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So much changes after having a child and the focus on postpartum life tends to be, understandably, on a woman’s physical recovery. Thankfully, there’s more conversation around a mama’s overall emotional wellbeing, even professional, but what about the social part? We don’t talk very much about that and it’s important that we do.

The below article in The Atlantic explores the prevalence of loneliness in early parenthood, particularly in the first year of parenting. According to the charity, Action for Children, 68% of 2,000 parents surveyed felt “cut off” from friends, colleagues, and family after the birth of a child. The numbers, not surprisingly, were higher for mothers given they are typically the primary everything -givers. Isolation, alienation, and fatigue typically combine to uproot just about everything, including friendships. What once upon a childless time was a simple invite to dinner becomes a litany of logistics to navigate for a new parent—not the least of which is the evening part which, last time I checked, is still when most normal dinners take place. 


Some friendships survive this transitional time, others fade away. For me, there's been ghosting with some friendships with childless friends while other ones have only strengthened. The commonly held assumptions that I will grow closer to women just because they’re also moms, or moms with a child the same age as mine, have proven false again and again. After all, if we didn’t have anything in common before becoming moms we probably won’t have much in common after. At the same time, some of my deepest friendships are now with women navigating motherhood like me.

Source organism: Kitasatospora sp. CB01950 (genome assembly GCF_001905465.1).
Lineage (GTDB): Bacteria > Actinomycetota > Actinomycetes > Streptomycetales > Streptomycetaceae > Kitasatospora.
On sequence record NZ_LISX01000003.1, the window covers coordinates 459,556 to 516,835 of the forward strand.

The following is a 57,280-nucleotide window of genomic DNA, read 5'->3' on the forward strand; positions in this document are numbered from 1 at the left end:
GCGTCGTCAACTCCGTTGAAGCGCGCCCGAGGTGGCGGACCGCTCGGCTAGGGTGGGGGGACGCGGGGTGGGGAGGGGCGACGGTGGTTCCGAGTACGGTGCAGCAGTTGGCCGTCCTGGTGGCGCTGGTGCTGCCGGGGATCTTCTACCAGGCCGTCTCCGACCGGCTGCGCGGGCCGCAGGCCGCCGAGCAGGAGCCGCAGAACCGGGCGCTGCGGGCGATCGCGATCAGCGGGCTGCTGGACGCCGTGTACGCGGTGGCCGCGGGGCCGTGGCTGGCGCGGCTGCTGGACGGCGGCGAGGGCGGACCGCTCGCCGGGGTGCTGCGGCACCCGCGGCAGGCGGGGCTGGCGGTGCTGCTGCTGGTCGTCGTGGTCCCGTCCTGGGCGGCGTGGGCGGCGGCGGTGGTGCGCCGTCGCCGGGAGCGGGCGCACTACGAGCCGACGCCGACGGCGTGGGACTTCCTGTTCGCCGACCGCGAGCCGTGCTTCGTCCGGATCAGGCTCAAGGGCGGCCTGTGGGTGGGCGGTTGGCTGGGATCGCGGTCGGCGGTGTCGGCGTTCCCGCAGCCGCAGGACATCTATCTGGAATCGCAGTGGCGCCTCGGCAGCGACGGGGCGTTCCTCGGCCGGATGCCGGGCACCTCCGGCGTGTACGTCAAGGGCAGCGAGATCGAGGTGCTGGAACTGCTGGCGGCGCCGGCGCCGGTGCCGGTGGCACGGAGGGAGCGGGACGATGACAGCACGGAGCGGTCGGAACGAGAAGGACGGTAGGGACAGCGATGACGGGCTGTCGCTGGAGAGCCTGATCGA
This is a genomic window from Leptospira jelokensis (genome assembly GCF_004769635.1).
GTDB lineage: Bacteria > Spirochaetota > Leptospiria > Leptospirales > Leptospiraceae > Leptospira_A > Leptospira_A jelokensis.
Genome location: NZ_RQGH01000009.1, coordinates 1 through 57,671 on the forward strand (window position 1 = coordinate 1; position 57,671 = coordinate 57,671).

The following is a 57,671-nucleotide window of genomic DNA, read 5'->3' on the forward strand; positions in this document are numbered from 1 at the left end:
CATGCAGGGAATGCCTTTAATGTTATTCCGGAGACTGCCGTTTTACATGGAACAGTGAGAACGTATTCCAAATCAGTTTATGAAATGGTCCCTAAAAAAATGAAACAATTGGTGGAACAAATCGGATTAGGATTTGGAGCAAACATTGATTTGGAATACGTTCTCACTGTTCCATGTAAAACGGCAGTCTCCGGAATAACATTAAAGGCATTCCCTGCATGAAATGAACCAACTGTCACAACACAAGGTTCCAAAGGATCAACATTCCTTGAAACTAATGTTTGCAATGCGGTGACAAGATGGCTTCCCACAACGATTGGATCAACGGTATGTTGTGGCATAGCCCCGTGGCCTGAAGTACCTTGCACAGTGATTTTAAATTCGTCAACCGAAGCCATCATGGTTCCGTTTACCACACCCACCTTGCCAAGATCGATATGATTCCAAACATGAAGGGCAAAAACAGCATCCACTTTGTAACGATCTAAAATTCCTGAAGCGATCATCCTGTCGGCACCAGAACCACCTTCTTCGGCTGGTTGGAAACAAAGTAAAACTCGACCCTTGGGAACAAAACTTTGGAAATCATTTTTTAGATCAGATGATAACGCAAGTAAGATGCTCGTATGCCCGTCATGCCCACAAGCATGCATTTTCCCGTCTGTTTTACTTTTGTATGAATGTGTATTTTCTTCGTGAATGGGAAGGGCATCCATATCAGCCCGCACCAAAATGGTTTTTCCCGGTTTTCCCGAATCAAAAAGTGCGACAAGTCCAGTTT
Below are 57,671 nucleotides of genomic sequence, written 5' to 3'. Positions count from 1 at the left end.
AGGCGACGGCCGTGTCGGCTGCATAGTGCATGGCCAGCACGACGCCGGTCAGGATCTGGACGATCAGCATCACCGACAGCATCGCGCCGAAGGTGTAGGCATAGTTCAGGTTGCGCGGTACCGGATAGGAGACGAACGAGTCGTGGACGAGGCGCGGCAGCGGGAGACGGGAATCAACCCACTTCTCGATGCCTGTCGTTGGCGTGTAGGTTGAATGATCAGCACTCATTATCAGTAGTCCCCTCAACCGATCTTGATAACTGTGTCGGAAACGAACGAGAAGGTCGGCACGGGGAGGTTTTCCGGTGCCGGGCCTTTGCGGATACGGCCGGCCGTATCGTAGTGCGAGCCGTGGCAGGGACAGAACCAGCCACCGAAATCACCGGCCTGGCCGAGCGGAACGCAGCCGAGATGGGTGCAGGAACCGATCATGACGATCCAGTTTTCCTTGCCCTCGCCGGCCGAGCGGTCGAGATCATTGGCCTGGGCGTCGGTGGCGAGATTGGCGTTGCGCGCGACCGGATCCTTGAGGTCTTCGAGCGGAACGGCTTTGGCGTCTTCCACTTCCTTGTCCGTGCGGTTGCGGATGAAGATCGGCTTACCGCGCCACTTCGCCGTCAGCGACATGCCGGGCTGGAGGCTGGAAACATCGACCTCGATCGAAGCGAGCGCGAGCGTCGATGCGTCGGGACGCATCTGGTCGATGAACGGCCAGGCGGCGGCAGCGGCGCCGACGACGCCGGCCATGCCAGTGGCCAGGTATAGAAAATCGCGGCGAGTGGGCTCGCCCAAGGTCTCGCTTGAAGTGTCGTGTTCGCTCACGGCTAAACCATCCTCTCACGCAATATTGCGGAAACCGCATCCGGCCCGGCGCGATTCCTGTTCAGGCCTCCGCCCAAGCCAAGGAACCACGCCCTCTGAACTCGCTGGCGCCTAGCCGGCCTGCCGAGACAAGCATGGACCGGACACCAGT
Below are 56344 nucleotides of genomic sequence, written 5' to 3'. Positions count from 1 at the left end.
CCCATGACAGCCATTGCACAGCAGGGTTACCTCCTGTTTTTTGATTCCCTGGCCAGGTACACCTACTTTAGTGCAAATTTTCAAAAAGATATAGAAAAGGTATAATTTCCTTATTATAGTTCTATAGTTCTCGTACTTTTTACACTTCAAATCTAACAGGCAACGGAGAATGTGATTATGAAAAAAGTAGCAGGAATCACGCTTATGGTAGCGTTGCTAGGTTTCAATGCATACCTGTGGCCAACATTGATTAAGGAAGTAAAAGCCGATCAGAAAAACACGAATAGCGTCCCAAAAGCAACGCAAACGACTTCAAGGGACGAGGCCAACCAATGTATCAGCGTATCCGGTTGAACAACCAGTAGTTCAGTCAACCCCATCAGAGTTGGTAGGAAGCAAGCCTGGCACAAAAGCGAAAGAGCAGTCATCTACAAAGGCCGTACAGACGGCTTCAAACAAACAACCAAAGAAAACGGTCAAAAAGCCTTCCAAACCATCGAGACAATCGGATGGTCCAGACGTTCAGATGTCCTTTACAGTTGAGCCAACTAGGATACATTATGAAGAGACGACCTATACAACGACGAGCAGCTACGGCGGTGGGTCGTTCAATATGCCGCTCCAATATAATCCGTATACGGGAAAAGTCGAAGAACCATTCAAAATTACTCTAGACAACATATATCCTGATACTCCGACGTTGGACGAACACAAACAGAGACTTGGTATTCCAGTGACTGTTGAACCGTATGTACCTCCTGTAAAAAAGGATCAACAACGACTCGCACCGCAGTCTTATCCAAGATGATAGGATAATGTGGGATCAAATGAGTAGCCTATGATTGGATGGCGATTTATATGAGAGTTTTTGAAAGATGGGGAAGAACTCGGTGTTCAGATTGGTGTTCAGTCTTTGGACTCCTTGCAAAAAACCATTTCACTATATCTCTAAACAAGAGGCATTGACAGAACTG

The author sums it up well, “I have to work harder than I did pre-kids to make my old friendships work. For now, my benchmark for social fulfillment isn’t a state of pre-child “normalcy,” but a constant negotiation: I do my best to make room for the friendships that matter to me while accepting that I—at least occasionally—might have to comply with my child’s dubious taste in playmates.” 


Occasionally being the operative word.

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